Conferences are a great way to immerse yourself in new ideas, hear top notch speakers, and network. There are many events that focus on nonprofit technology and below we put together a list of some great conferences that are upcoming for 2020, and one that is just a couple weeks away (good news–tickets are still available!).

Nonprofit Innovation & Optimization (NIO) Summit

September 24-25, 2019 – Denver, CO

Presented by NextAfter, the NIO Summit focuses on online fundraising strategies that promotes marketing innovation to help you achieve better results with your fundraising efforts. Speakers include Ross Simmonds, Founder at Hustle & Grind, Tim Kachuriak, Chief Innovation & Optimization Officer at NextAfter, and Amy Harrison from Write With Influence. Some discussion topics are email marketing, copywriting, analytics, social media marketing, marketing automation, and testing and optimization.

Nonprofit Technology Conference (20NTC)

March 24-26, 2020 – Baltimore, MD

With a huge focus on using technology to spark change, “the 2020 Nonprofit Technology Conference is designed to help you reinvigorate your work and bring that renewed passion back to your community.” The keynote speaker is Erricka Bridgeford Director of Training, Community Mediation Maryland Co-Founder, Baltimore Ceasefire 365 who has some insights you won’t want to miss. Hosted by NTEN, some topics covered are technology management, operations, and digital communications and marketing.

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With end-of-year planning in full swing, don’t forget to add data cleaning to your checklist.

You want your technology systems to be in their best shape before your “busy” season begins, so making sure you start putting some processes into play now by practicing good data hygiene so you can guarantee your campaign will run as smoothly as possible.

Jeff Miller, our in-house data management guru, gives three recommendations for maintaining good data hygiene that you can start doing today.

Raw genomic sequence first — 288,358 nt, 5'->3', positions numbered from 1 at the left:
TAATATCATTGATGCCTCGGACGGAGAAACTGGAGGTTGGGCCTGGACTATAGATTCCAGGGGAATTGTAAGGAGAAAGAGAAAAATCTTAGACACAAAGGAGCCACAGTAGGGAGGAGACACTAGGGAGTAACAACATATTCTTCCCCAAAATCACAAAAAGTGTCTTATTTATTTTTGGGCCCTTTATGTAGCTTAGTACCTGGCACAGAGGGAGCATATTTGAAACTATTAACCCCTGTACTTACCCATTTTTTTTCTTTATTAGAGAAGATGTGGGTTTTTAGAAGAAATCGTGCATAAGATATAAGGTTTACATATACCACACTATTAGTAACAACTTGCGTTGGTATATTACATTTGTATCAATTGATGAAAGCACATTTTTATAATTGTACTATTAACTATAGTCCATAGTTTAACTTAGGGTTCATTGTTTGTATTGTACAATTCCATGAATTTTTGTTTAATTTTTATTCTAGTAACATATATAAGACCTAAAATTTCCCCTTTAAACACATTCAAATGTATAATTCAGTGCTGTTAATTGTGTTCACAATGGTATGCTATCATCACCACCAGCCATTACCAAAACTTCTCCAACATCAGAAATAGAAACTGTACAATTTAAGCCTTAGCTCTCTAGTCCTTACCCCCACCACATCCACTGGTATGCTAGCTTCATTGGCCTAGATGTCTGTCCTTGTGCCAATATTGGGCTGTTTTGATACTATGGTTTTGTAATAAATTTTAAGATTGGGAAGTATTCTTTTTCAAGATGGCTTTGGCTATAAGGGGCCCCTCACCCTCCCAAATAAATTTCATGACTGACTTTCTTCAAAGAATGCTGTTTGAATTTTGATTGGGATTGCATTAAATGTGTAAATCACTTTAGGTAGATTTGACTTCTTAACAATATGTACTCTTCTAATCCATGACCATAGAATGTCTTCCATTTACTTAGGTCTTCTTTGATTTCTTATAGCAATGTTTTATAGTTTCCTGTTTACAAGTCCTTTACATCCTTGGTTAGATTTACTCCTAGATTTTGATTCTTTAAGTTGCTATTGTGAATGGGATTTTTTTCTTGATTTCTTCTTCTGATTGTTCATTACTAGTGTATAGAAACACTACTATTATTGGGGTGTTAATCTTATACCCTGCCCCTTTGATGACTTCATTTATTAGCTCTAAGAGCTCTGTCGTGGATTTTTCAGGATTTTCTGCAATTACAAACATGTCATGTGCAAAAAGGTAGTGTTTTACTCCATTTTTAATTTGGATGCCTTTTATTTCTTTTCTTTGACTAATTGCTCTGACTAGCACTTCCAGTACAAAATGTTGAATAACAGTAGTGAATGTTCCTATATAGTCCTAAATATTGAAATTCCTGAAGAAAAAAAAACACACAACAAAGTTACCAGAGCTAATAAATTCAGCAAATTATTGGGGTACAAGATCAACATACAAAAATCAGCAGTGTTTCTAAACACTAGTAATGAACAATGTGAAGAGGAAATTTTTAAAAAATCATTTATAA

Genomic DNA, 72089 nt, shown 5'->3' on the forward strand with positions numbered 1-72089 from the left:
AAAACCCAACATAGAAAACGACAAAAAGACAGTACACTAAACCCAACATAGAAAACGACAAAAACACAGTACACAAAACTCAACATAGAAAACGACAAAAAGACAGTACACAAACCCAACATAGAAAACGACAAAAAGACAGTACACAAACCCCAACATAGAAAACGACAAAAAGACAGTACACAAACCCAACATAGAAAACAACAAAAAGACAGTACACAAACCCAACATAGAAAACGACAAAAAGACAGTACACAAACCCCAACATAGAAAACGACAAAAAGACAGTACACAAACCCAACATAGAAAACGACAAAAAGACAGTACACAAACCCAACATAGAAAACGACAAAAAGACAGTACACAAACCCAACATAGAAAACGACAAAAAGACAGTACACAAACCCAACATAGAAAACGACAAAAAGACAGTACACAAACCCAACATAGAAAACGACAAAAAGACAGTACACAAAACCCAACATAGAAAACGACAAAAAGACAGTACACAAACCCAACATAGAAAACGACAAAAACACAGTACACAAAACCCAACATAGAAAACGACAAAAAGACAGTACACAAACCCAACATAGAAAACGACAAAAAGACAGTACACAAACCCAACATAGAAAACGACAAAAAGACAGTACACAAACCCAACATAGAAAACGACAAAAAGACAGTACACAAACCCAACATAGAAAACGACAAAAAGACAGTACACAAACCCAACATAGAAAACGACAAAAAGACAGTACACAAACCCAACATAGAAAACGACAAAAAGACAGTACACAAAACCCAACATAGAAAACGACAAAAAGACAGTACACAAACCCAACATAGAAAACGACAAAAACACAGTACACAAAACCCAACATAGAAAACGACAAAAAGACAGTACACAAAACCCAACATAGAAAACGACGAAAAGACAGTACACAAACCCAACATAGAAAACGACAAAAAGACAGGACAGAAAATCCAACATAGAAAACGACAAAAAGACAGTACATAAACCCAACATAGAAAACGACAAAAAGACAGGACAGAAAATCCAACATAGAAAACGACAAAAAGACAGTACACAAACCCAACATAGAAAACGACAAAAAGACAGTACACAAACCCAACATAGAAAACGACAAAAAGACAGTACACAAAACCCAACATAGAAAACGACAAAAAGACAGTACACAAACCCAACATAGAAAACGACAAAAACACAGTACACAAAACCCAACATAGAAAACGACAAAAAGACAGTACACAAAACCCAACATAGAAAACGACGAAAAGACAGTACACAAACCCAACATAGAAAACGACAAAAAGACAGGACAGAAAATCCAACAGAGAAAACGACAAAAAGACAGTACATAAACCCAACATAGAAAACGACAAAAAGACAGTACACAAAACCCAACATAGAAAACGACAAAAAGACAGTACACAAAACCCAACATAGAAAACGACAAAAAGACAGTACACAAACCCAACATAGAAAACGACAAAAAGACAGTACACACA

1) Keep addresses up-to-date and in a consistent format.

Make use of address standardization and validation services offered as part of your CRM or online fundraising system, including CASS certification and NCOA address updates.

Consider adding a front-end address validator, like SmartyStreets, to donation forms and other web forms where addresses are collected.

2) Stop ALL bad data at the source.

It’s not just bad/incomplete addresses that can be stopped at the source. Consider all the sources of incoming data—web forms, data entry forms, system integrations, import/exports—and make sure that they’re consistent with each other and capturing the information that’s really needed.

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Do a quick search and you will discover there are plenty of options when it comes to peer-to-peer fundraising platforms. And, at Tackle, we have worked with a lot of them. The good, the okay, and the “this is amazing.”

So far on our journey, these are six of our team’s favorite peer-to-peer systems that are geared toward nonprofits. They all have their pros and cons so we thought we’d share a little bit about why we like each one. These favorites are listed in no particular order.

Classy

In 2011, Classy launched it’s peer-to-peer fundraising service, as well as crowdfunding, events, supporter management, and marketing automation. They were one of the first modern peer-to-peer systems to gain traction. Today, the company is used by over 4,000 nonprofit organizations.

From our experience, Classy is a well-supported platform, both backed in funding and with a solid customer service experience. They take a modern approach to their design, keeping in mind the user experience. It’s intuitive and easy to use and embraced by many well-known nonprofits.

Crowdrise by GoFundMe

Crowdrise was founded in 2010 and was acquired by GoFundMe in 2017. The company takes a “fun” spin on crowdfunding and is widely used by “tens of thousands of charities and events,” according to their website.

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Top 3 Best Practices for a Successful Donation Form | Tackle Nonprofit Technology Consulting

Donation forms are a necessary part of online fundraising. But is your donation form discouraging people from giving online?

Whether you are building a donation form from scratch or utilizing an already built online system to help you, make sure you are setting yourself up for success with these three best practices.

1) Less is more. Make it as simple as possible to fill out.

Have you ever started filling out a form, only to abandon it because it was going to take you way longer than you expected to fill out? Your donors do this too.

If possible, only include the necessary information you need to process your donor’s payment on your donation form. This will depend on your payment provider, but keep it simple and stick to these basics–donation amount, name, email, credit card information.

Keep your design clean and simple without unnecessary graphics. You should have minimal donation amounts (no more than five, but even less is better). Don’t include all the information to fill out for in honor/memory gifts unless selected, or maybe don’t even include this information at all since it is mostly unused for the majority of organizations.

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